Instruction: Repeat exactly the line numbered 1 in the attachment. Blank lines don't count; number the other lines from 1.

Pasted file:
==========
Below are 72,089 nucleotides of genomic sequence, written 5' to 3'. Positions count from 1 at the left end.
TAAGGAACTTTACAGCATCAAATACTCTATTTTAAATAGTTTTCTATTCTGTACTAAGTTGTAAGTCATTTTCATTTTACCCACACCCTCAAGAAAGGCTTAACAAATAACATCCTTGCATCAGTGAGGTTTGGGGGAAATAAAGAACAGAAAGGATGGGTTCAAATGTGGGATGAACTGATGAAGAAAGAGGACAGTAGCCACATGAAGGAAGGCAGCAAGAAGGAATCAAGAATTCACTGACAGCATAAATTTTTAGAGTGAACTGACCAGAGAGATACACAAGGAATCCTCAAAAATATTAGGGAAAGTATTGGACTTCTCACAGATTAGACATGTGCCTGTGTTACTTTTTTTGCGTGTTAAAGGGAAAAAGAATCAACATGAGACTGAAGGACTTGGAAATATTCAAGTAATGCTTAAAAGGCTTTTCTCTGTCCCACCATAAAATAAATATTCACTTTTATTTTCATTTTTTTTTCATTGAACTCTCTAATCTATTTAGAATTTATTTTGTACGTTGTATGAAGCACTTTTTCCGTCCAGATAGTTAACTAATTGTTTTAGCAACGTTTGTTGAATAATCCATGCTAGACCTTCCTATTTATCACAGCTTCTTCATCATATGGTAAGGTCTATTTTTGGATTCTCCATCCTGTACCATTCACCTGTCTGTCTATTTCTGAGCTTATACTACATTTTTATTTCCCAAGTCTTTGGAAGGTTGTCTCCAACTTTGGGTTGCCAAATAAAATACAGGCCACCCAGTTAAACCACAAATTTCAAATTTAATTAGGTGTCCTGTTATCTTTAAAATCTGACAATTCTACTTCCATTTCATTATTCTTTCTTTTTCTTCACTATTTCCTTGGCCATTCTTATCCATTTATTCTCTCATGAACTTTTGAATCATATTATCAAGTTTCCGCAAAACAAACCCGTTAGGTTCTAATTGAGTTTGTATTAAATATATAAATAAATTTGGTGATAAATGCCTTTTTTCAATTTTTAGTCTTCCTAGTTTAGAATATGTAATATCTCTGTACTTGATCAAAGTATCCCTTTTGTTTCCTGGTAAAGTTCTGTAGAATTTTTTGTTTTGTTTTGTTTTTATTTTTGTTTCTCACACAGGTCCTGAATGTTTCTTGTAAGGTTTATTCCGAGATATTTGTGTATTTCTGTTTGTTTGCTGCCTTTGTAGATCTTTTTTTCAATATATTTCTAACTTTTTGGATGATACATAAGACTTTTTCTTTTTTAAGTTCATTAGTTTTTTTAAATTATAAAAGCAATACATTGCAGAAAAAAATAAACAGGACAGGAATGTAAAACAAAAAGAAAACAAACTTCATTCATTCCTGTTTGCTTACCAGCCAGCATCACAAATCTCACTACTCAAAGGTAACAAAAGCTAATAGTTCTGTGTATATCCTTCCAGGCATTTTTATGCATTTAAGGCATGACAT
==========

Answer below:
Below are 72,089 nucleotides of genomic sequence, written 5' to 3'. Positions count from 1 at the left end.